In 2002, when U-M music composition instructor Erik Santos traveled to Japan for a three-week band tour, a friend joked he was going there to fall in love. During the final week of the tour he met Toko Shiiki, a stage actress and painter, and his friend’s joke turned into a reality. Santos and Shiiki continued their relationship for the next three years primarily via the Internet and long-distance phone calls. In 2005 Shiiki moved to the United States to be with Santos and study photography. The move also led to the creation of the popular local band October Babies.
October Babies technically started as a birthday present. While biking to class, Shiiki often entertained herself by making up songs in her native tongue and recording them by singing into her cell phone to send to herself as voice messages. The origins of the band took root on Shiiki’s birthday, October 14, in 2005, when Santos arranged music around one of her lyrics. “I thought it would be really different and cool,” he recalls.
The result confirmed what he expected and surprised Shiiki. Santos continued to record music around her lyrics, and in October 2007, after they had married, they released the album Ao-zora Radio, named after Shiiki’s monthly podcast, under the October Babies moniker. The name October Babies was derived not only from the band’s birth but also from the birthdays of its two founding members (Santos’ birthday is October 21). That same month October Babies played their first gig, with Shiiki on lead vocals and Santos on bass, along with two musicians Santos met while hosting open-mike night at the now defunct TC’s Speakeasy in Ypsilanti: Dale King on guitar and Ben Lorenz on drums.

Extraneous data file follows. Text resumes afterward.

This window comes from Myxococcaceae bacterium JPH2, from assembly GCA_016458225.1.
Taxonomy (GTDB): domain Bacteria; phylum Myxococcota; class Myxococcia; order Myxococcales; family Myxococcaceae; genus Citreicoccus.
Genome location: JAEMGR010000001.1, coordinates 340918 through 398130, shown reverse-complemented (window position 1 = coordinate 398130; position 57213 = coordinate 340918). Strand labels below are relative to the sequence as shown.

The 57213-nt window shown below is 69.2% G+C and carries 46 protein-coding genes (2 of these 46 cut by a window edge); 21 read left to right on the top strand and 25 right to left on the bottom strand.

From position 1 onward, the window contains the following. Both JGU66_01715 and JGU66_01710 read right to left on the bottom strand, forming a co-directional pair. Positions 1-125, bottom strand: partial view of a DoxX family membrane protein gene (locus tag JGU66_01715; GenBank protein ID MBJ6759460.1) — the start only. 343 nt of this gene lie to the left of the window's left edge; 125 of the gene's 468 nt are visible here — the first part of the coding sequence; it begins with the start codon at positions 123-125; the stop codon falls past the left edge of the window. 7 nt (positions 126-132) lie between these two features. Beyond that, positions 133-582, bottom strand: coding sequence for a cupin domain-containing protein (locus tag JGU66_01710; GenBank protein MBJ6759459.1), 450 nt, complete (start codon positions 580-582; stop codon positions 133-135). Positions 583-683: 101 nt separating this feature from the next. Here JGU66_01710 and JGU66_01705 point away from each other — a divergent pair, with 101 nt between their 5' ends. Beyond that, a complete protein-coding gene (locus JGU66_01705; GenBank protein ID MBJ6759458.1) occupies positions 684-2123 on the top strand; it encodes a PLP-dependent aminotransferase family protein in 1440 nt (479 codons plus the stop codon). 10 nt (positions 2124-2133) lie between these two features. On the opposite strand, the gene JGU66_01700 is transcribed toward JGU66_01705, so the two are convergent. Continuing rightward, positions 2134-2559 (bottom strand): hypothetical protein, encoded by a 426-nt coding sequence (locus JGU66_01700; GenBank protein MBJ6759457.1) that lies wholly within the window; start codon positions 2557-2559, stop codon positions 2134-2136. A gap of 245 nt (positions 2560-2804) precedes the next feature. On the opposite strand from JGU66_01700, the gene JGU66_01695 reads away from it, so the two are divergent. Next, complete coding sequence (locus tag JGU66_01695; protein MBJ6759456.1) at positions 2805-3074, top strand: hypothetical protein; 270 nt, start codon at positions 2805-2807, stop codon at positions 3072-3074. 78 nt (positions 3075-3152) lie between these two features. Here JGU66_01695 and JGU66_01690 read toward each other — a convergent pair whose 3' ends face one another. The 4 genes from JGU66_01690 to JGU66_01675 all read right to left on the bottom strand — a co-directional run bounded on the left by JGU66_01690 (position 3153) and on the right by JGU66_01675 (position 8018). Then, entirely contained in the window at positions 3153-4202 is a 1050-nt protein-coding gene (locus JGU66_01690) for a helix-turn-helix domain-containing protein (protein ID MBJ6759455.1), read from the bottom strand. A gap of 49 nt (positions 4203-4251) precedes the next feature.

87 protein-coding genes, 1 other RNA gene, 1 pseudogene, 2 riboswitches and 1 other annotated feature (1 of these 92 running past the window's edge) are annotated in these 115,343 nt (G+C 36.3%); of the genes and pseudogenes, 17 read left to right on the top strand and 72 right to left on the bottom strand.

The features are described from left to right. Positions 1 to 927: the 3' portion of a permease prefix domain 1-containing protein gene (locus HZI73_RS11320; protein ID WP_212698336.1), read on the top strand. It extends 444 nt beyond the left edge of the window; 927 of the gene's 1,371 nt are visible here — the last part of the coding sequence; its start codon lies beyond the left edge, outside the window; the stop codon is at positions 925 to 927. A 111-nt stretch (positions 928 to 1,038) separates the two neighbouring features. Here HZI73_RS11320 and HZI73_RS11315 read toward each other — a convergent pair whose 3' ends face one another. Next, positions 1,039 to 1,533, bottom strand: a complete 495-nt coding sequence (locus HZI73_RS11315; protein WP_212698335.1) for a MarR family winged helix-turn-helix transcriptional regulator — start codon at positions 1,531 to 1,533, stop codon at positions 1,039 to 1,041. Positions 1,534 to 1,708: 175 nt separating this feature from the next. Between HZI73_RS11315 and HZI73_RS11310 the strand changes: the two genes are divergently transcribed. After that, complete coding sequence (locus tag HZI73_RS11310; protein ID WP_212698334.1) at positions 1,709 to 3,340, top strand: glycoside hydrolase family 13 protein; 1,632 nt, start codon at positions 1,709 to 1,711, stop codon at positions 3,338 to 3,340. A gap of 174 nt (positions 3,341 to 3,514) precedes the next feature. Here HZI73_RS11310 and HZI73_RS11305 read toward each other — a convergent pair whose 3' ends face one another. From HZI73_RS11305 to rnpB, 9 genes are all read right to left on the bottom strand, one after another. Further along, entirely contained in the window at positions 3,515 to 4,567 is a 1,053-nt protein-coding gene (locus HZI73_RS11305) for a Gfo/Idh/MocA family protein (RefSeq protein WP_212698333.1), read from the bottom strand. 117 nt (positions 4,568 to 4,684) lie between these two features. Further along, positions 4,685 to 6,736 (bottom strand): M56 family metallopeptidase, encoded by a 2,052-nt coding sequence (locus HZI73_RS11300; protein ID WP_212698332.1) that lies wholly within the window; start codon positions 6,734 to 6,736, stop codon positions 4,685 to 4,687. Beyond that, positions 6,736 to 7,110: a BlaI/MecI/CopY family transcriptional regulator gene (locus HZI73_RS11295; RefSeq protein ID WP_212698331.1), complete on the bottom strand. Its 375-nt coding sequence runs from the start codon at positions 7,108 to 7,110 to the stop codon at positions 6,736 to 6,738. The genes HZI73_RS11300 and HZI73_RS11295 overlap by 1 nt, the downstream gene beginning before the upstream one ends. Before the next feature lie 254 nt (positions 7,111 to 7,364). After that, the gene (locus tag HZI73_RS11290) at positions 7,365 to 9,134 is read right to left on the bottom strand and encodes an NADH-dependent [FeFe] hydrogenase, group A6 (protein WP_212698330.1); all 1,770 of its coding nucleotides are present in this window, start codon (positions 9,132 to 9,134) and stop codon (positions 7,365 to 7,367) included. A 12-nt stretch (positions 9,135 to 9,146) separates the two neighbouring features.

Ao-zora Radio has a visceral, dreamlike quality, but the band’s current live sound is very different. The newer sound has many influences but is rooted in a jam band dynamic that Santos offhandedly dubs “upbeat global soul.” They’ve recently added second guitarist Mike Ouellette, and the mix of their instrumentation with Shiiki’s Japanese lyrics and infectious dancing makes for a distinctive concert experience. Shiiki admits to having been apprehensive about singing in Japanese, but Santos and the rest of the band encouraged her, and the audience reaction convinced her.
The second October Babies album (and first with the full band) is High Hai Hi! (“Hai” is Japanese for “yes”). It sounds more like the live band sound that they’ve tapped into, and contains many of their live standards, such as “Wa Wa Wa,” “Fleeting Love,” and “Can I Be Born Again?” The latter placed in the Top 10 in the Music Hypermarket International Music competition sponsored by J-Wave, one of Japan’s most popular radio stations.
October Babies celebrate the release of their new CD at the Elbow Room, Saturday, October 16.